Democrats unveil measures to ease Hobby Lobby case impact

McClatchy Washington BureauJuly 9, 2014 

Hobby Lobby

Rev. Bruce Prescott, left, applauds during a vigil outside a Hobby Lobby store in Edmond, Okla., Monday, June 30, 2014, in reaction to the Supreme Court's decision that some companies like the Oklahoma-based Hobby Lobby chain of arts-and-craft stores can avoid the contraceptives requirement in President Barack Obama's health care overhaul, if they have religious objections.


Congressional Democrats Wednesday unveiled legislation aimed at easing the impact of the Supreme Court’s birth control decision last week.

In a 5-4 vote, the court ruled certain employers can reject, for religious reasons, the mandate to provide employees with birth control coverage. Hobby Lobby, an arts and crafts chain, and Conestoga Wood Specialties, a furniture maker, were behind the legal challenge.

Most Republicans hailed the decision as a win for religious freedom. Democrats were generally livid--and saw a big political opportunity. Unmarried women in 2012 voted heavily for Democrats, and party strategists see outrage over the decision as a potential motivator this year.

Wednesday, Democrats announced new legislative efforts in the House of Reprsentatives and the Senate.

The Protect Women’s Health from Corporate Interference Act of 2014 would “explicitly prohibit for-profit employers that maintain a group health plan for its employees from using religious beliefs to deny employees coverage of contraception or any other vital health service required by federal law.”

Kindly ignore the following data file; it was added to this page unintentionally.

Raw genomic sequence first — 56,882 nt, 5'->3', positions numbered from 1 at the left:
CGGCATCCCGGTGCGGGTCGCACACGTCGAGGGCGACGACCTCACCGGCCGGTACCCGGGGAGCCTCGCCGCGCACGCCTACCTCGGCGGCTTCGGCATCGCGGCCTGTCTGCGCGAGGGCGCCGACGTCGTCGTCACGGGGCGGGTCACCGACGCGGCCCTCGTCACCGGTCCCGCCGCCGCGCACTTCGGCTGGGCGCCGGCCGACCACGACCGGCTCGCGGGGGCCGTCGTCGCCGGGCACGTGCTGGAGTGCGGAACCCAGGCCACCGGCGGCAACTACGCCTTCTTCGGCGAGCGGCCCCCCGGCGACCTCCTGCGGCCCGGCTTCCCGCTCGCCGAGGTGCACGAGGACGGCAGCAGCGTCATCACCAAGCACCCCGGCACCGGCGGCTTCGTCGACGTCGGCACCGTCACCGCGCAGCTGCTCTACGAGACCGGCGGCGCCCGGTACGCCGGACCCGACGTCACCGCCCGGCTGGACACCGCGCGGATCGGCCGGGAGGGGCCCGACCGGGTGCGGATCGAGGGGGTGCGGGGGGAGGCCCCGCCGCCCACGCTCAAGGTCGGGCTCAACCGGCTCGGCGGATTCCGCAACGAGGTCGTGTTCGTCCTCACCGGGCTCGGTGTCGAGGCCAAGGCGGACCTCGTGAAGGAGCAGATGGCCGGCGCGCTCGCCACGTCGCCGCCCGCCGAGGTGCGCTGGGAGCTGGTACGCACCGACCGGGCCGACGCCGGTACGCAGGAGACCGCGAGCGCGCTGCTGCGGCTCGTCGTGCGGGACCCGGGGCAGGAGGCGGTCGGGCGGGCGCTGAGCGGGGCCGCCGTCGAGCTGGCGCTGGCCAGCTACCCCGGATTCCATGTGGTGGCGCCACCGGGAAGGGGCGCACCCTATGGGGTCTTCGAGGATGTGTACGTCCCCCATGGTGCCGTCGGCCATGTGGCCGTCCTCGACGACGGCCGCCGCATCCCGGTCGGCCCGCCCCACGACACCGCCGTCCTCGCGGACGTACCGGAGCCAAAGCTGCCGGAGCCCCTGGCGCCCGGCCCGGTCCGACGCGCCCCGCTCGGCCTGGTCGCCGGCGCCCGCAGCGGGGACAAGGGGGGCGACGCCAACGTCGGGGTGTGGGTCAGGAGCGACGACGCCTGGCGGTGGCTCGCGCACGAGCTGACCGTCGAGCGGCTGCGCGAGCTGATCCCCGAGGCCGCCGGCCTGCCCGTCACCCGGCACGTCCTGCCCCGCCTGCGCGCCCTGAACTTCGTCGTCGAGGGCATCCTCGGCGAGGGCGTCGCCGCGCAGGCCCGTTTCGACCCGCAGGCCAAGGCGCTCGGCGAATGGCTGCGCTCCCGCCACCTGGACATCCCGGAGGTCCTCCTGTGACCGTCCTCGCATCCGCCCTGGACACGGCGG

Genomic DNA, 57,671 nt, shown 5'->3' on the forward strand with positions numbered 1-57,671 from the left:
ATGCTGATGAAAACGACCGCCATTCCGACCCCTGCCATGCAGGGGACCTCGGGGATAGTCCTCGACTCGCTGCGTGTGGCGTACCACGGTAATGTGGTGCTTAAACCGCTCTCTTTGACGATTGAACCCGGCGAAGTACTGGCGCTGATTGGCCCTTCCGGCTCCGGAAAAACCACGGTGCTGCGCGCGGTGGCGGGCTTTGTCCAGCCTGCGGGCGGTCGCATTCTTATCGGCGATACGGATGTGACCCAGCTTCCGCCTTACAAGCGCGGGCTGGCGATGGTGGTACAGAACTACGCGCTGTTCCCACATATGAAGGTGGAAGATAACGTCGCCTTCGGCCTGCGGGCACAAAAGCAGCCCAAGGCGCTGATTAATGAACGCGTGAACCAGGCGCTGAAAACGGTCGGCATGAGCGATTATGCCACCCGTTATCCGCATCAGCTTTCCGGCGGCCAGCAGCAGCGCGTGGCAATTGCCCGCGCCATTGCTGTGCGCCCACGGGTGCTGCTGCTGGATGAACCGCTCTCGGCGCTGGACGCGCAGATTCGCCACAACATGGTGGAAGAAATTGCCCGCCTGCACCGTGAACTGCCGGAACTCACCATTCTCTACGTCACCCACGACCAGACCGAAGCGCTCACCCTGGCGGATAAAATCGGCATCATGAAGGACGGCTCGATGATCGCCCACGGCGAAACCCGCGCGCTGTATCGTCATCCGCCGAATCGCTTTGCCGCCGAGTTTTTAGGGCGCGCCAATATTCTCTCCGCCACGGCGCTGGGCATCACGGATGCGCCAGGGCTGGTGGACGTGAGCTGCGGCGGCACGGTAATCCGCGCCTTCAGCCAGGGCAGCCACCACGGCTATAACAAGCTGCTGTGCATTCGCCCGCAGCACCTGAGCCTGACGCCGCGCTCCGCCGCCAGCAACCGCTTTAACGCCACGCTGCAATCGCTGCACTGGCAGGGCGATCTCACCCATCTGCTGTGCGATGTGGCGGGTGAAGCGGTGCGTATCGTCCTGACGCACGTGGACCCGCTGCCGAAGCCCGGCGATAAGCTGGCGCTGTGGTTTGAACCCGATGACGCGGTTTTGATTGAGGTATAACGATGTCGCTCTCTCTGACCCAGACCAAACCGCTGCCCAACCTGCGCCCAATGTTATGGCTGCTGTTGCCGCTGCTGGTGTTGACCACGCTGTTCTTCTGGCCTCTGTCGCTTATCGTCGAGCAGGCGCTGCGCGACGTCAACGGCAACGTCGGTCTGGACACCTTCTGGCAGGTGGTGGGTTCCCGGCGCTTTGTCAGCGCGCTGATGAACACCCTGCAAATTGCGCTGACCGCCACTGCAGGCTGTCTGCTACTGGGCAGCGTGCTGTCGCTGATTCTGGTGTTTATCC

It would exempt exempts federally mandated health services from the religious freedom act, but keep exemptions for religioius employers, like houses of worship. It would also provide “accommodation of religious non-profits who do not wish to provide contraceptives.”

“This bill will ensure that employee access to critical health services is not at the mercy of their bosses’ religious beliefs,” said House co-sponsors Reps. Louise Slaughter, D-N.Y., Diana DeGette, D-Colo., and Jerrold Nadler, D-N.Y., in a statement.

“Congress never intended to allow corporate employers to block employee access to critical preventive services like birth control.”

Senate sponsors includes Sens. Patty Murray, D-Wash., and Mark Udall, D-Colo.

The act, said Senate Health, Education, Labor and Pensions Committee Chairman Tom Harkin, D-Iowa, reinstates the 2010 health care law’s contraceptive coverage “and protects the right of all Americans, men and women alike, to make decisions about their medical care in consultation with their doctor, not their boss.”

Senate Majority Leader Harry Reid said earlier this week he expects a vote during the current Senate work period, which is scheduled to end August 1. But winning that vote could be more difficult in the House of Representatives, where Republicans have a majority.

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